Hollywood Celebrity Scandals Charlie Chaplin & Joan Barry Affair Part 1
About the Hollywood celebrity scandal of 1943 involving Charlie Chaplin and Joan Barry, their affair and paternity case.
HISTORIC HOLLYWOOD SCANDALS
The Charlie Chaplin and Joan Barry Affair--1943
Hedda Hopper was working on her popular Hollywood gossip column when an excited red-haired young woman rushed into the office. She said that her name was Joan Barry, that she was pregnant, and that the father of her unborn child was 54-year-old millionaire movie star Charlie Chaplin. Hedda might well have whooped for joy. It was 1943. People were still titillated by the Hollywood marriage-divorce-remarriage cycle. As for documented fornication, that was hot stuff. Hedda understood this culture perfectly. She had made a career of pandering to it, trading in innuendos just this side of libel--"At the Brown Derby last night, what happily married leading man was snuggling up to. . . ?" So a real live bouncing baby on the way was a scoop.
Moreover, Hedda Hopper hated Chaplin. Already long at the top, he did not need her. And he had never clowned or groveled--every gossip columnist's price for a good press. He also had a long history of "relationships" with young girls (gossip writing was as priggishly moralistic as it was leering); and he was emotionally sympathetic to a number of left-wing causes. (Like most other successful gossip columnists of the time, Hedda was a red-baiter.) She printed the story and thus launched a series of trials which were not over until 1946, and which led to an extended estrangement between the U.S. and its greatest film comedian.
Chaplin admitted that he had been intimate with Joan Barry. Indeed, at 22, she was one of the eldest in a long list of his tender-aged Hollywood protegees. Like Errol Flynn, he had a weakness for teenagers. Twice, in 1918 and 1924, he had married 16-year-olds just a step ahead of statutory rape charges. During the Barry fracas, he wed Oona O'Neill, then 18.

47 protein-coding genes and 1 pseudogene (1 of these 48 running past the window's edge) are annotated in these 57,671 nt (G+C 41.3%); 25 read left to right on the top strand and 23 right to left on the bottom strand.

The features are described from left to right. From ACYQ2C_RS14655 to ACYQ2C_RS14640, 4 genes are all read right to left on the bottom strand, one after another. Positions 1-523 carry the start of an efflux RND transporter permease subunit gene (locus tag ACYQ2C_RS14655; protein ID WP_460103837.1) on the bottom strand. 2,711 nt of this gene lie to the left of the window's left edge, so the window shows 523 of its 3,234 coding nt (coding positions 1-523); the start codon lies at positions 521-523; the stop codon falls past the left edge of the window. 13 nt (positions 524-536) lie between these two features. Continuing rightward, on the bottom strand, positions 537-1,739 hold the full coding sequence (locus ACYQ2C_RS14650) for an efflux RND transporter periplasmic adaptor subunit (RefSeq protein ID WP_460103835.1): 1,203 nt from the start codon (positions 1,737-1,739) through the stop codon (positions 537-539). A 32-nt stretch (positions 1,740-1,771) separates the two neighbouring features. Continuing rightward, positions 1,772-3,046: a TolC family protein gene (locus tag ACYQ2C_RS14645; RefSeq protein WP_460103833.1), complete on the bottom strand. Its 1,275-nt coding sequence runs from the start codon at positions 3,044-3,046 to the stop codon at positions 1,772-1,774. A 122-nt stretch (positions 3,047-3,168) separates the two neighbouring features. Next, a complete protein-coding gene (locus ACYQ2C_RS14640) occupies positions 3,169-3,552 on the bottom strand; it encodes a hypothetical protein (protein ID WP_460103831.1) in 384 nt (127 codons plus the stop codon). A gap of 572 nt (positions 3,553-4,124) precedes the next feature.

Joan, a pretty but by no means stunning starlet, had come into his life in June, 1941. This was in the wake of Chaplin's divorce from Paulette Goddard, and it was no cooing love match. Charlie and Joan were not "seen together." The affair was totally unpublic until Hedda Hopper's ex post facto "exclusive." It sounded like the familiar Hollywood flesh-market story: Joan trading her favors for a teeth-capping job, acting lessons, and the promise of a movie role; Charlie able and happy to pick up the bills.
It is impossible to say whether the two were still having intercourse late enough to conceive the child which was born on Oct. 3, 1943. Chaplin claimed they had gone their separate ways more than a year before. Joan insisted otherwise. She related a tantalizing incident in which she had forced her way into Chaplin's posh house, held a gun on him, and so aroused both of them that they had promptly gone to bed together. This was around Christmas, 1942, an inauspicious date. Even more damaging: Joan said that in October, 1942, she had gone to New York City at Chaplin's expense, had been followed by him, and had had relations with him in his hotel room. This meant that Chaplin could be prosecuted under the Mann Act, a federal law which made it a serious crime (up to 25 years in prison and a fine of $25,000) to transport a female across a state line for immoral purposes. Originally aimed at organized prostitution ("white slavery"), the Mann Act was also used as a sort of "interstate intercourse act," a way of prosecuting people the authorities wanted to "get" for some other, not necessarily criminal, reason.
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